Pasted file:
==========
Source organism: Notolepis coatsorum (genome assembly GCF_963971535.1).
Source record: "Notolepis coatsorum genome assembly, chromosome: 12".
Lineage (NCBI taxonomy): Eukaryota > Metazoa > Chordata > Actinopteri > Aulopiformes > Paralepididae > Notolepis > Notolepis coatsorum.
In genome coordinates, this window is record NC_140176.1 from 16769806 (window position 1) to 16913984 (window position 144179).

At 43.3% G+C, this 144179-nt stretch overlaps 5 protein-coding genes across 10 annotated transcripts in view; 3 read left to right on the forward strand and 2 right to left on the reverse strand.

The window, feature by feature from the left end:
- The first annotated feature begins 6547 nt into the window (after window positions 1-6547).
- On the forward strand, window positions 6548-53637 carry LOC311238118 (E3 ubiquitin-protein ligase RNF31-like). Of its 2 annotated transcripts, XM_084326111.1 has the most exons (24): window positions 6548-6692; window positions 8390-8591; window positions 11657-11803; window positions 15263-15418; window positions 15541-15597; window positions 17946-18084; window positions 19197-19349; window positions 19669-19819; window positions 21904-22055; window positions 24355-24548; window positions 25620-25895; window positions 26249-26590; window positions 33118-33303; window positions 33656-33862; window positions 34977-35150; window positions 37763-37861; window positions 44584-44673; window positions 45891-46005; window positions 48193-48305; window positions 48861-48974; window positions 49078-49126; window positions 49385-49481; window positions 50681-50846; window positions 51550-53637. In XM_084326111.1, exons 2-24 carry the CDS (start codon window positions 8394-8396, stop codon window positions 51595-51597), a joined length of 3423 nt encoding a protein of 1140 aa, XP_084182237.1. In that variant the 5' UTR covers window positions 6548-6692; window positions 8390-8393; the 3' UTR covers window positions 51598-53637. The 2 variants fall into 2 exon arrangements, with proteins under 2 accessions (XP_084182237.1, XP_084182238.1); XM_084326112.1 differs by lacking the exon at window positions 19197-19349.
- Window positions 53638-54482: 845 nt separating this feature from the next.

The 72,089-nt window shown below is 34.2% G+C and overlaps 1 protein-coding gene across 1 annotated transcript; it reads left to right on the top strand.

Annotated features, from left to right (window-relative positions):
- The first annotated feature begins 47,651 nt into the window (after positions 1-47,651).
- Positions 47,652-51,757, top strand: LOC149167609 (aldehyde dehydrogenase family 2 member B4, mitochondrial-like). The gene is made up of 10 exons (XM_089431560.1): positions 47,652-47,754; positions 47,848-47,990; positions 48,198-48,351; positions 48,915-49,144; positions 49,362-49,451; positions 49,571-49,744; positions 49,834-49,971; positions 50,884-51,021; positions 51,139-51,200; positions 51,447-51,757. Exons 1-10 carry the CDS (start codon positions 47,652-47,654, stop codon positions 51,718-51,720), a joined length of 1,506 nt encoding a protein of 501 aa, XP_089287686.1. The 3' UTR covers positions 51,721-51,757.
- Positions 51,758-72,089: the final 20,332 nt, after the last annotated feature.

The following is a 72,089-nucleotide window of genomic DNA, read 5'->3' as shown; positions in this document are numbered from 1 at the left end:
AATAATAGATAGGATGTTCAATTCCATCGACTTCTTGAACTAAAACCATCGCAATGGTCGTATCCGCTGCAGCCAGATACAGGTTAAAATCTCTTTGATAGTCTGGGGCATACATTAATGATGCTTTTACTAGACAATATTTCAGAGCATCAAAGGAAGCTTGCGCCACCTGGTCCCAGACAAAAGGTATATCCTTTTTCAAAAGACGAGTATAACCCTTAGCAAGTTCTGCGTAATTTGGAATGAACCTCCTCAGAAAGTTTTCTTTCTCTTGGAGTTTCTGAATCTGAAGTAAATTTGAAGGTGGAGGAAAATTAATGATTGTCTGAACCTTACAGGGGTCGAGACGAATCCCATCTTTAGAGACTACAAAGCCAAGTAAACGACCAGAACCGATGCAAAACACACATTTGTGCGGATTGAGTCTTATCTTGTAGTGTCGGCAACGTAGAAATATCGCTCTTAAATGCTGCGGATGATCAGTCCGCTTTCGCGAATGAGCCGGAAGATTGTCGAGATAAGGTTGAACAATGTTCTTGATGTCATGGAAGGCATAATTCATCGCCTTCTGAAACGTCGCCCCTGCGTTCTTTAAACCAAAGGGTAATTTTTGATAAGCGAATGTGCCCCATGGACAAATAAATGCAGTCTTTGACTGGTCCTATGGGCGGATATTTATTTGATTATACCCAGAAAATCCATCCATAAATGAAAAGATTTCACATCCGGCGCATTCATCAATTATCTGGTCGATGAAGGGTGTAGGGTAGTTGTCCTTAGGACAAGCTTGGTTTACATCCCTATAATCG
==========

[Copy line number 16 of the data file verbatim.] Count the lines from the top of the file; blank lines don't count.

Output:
AATAATAGATAGGATGTTCAATTCCATCGACTTCTTGAACTAAAACCATCGCAATGGTCGTATCCGCTGCAGCCAGATACAGGTTAAAATCTCTTTGATAGTCTGGGGCATACATTAATGATGCTTTTACTAGACAATATTTCAGAGCATCAAAGGAAGCTTGCGCCACCTGGTCCCAGACAAAAGGTATATCCTTTTTCAAAAGACGAGTATAACCCTTAGCAAGTTCTGCGTAATTTGGAATGAACCTCCTCAGAAAGTTTTCTTTCTCTTGGAGTTTCTGAATCTGAAGTAAATTTGAAGGTGGAGGAAAATTAATGATTGTCTGAACCTTACAGGGGTCGAGACGAATCCCATCTTTAGAGACTACAAAGCCAAGTAAACGACCAGAACCGATGCAAAACACACATTTGTGCGGATTGAGTCTTATCTTGTAGTGTCGGCAACGTAGAAATATCGCTCTTAAATGCTGCGGATGATCAGTCCGCTTTCGCGAATGAGCCGGAAGATTGTCGAGATAAGGTTGAACAATGTTCTTGATGTCATGGAAGGCATAATTCATCGCCTTCTGAAACGTCGCCCCTGCGTTCTTTAAACCAAAGGGTAATTTTTGATAAGCGAATGTGCCCCATGGACAAATAAATGCAGTCTTTGACTGGTCCTATGGGCGGATATTTATTTGATTATACCCAGAAAATCCATCCATAAATGAAAAGATTTCACATCCGGCGCATTCATCAATTATCTGGTCGATGAAGGGTGTAGGGTAGTTGTCCTTAGGACAAGCTTGGTTTACATCCCTATAATCG